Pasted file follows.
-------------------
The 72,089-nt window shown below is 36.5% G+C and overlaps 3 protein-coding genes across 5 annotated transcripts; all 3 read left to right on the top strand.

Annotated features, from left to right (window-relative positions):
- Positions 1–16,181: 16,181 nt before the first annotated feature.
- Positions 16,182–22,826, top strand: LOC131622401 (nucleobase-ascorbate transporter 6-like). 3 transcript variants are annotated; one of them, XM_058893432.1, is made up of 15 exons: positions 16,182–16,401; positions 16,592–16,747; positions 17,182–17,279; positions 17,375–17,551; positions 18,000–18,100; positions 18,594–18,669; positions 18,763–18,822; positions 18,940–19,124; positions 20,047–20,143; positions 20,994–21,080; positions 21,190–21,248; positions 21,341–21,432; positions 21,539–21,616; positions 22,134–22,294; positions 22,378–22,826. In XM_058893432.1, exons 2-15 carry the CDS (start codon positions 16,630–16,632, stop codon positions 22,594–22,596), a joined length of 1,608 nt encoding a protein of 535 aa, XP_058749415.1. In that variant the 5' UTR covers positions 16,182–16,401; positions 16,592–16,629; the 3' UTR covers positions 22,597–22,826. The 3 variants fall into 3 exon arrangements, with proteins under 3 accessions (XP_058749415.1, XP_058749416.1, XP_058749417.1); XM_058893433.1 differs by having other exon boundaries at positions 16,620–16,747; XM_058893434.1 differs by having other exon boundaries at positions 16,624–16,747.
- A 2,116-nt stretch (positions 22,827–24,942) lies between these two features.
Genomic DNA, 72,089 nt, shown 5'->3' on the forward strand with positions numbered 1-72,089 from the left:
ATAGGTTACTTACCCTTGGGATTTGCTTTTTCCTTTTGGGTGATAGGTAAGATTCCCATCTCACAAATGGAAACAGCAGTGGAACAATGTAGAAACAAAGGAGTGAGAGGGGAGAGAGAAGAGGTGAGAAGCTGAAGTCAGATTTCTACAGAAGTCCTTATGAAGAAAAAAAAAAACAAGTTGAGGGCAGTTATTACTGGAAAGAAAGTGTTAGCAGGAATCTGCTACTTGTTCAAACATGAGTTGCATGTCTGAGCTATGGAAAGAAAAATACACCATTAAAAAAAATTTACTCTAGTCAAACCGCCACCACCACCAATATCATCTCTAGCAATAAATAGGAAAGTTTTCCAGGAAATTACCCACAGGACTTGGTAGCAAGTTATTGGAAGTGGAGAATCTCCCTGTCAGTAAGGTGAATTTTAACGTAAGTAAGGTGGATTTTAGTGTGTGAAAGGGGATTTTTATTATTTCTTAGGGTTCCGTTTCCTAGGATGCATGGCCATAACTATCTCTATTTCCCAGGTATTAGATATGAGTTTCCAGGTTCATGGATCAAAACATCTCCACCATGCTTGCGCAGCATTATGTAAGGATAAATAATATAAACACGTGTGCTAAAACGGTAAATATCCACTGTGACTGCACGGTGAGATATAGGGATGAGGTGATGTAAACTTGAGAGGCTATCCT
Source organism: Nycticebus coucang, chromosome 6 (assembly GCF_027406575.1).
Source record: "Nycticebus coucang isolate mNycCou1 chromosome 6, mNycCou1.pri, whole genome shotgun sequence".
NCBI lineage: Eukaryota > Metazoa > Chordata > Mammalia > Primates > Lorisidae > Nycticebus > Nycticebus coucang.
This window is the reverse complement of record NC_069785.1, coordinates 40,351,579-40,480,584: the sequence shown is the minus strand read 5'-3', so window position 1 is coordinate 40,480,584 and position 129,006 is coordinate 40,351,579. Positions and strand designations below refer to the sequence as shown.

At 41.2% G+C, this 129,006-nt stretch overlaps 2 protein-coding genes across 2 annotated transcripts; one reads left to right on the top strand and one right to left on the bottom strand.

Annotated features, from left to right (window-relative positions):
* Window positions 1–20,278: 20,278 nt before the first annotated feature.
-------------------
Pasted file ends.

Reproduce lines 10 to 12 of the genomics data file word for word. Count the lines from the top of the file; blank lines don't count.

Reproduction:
NCBI lineage: Eukaryota > Metazoa > Chordata > Mammalia > Primates > Lorisidae > Nycticebus > Nycticebus coucang.
This window is the reverse complement of record NC_069785.1, coordinates 40,351,579-40,480,584: the sequence shown is the minus strand read 5'-3', so window position 1 is coordinate 40,480,584 and position 129,006 is coordinate 40,351,579. Positions and strand designations below refer to the sequence as shown.

At 41.2% G+C, this 129,006-nt stretch overlaps 2 protein-coding genes across 2 annotated transcripts; one reads left to right on the top strand and one right to left on the bottom strand.